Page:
|BOOTHS (OF 12):||12|
Sunday. I’ve identified nine previous by-elections which were contested by Labor and the Greens but not the Liberals – four federal in which Labor was in opposition, and five state in which they were in government. The average result overall was a 0.11 per cent primary vote swing against Labor. In the state by-elections it was 0.9 per cent against Labor; in the federal by-elections it was 0.88 per cent to Labor. Six of the results were worse for Labor than Willagee, while only three were better.
However, I’d argue that one of these by-elections didn’t fit the mould. That was the Isaacs federal by-election in 2000, caused by the death of Greg Wilton. All the others were like Willagee in that they were caused by the voluntary mid-term departure of the sitting member, which demonstrably leads voters to be unhappy with the party concerned. Sure enough, Isaacs was Labor’s best result out of the 10, with their primary vote increasing 8.1 per cent. Take that out of the equation and Labor on average suffered a 1.14 per cent swing overall, or 1.53 per cent against when limited to the federal by-elections conducted while they were in opposition. Only two of eight results were better for Labor than Willagee, against six worse.
8.19pm. It’s in. With the notional two-party result with all booths counted plus (I presume) the evening’s supply of postals and pre-polls, the WAEC’s notional 2CP result is 60.53-39.47. My rough yardstick for the evening had been 50-30-10-10, so Labor can feel pleased, particularly with the psychologically important achievement of having improved their primary vote. My expectation of a Greens primary vote of 30 per cent factored in that it had been an unhappy campaign for them, but their 30.6 per cent is nonetheless a reasonable result that again demonstrates Liberal voters’ willingness to vote tactically. I’m told the Gerry Georgatos campaign had a fairly low profile at polling booths, which probably helps explain the surprising fact that the Greens got more preferences than Labor despite both minor candidates directing against them on HTV cards. Much of his support would have come from Liberals parking their vote with the only available independent and following their normal habit of putting Labor last, and he equally has a support base among natural Greens sympathisers.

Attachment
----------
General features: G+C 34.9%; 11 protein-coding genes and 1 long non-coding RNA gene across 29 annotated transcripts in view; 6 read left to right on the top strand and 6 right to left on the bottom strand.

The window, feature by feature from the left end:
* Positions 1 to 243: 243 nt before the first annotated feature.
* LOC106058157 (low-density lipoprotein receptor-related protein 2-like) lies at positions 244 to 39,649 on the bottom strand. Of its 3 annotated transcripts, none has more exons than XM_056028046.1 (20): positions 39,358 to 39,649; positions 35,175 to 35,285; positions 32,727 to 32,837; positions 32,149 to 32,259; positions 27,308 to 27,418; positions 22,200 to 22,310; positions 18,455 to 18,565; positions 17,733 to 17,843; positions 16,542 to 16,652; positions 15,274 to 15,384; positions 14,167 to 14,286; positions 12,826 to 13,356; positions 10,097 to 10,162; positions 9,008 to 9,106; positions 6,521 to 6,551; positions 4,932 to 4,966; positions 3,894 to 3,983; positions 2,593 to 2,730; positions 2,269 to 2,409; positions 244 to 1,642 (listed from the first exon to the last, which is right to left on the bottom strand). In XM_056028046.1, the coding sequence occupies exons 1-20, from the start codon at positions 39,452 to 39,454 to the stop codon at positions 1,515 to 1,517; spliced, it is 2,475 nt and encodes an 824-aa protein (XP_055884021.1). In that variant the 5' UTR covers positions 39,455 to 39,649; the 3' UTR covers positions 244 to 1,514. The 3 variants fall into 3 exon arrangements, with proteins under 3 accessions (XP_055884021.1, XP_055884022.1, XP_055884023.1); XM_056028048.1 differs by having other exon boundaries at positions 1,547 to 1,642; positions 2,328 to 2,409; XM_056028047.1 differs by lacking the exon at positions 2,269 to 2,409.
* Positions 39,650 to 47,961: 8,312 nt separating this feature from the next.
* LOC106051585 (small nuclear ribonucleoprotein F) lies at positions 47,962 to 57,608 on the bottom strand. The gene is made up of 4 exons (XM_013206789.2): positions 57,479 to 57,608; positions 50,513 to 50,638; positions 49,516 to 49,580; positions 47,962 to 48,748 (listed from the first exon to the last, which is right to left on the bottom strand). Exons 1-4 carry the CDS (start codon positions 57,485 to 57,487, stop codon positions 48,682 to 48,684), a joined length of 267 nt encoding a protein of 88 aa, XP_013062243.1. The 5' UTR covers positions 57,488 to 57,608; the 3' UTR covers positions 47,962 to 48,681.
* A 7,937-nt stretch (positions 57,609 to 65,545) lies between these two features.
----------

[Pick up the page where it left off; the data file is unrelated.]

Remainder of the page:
8.04pm. I gather we’re still awaiting one booth’s notional 2CP count, and that will be it for the evening.
7.52pm. To clarify, the WAEC’s “2CP count” obviously refers to the full distribution of preferences, which will not be conducted until all the votes are in. They would do better to call it that.
7.45pm. Final two booths, Coolbellup Primary School and Southern Districts Senior Citizens Centre, have reported, respectively giving Labor a relatively poor and relatively good result.
7.43pm. Looks like the Greens are doing quite a bit better on preferences than either I or Antony Green had estimated. With real figures to play with, my 2PP figure for Labor has gone down from 63.0 per cent to 60.4 per cent.
7.37pm. The WAEC have outsmarted me. I had been hitting refresh on their “two-candidate preferred” page and coming up with nothing. It turns out they have a separate page called “notional distribution of preferences”. I will be interested to learn what the distinction between these two concepts is. No polling booth breakdown is offered.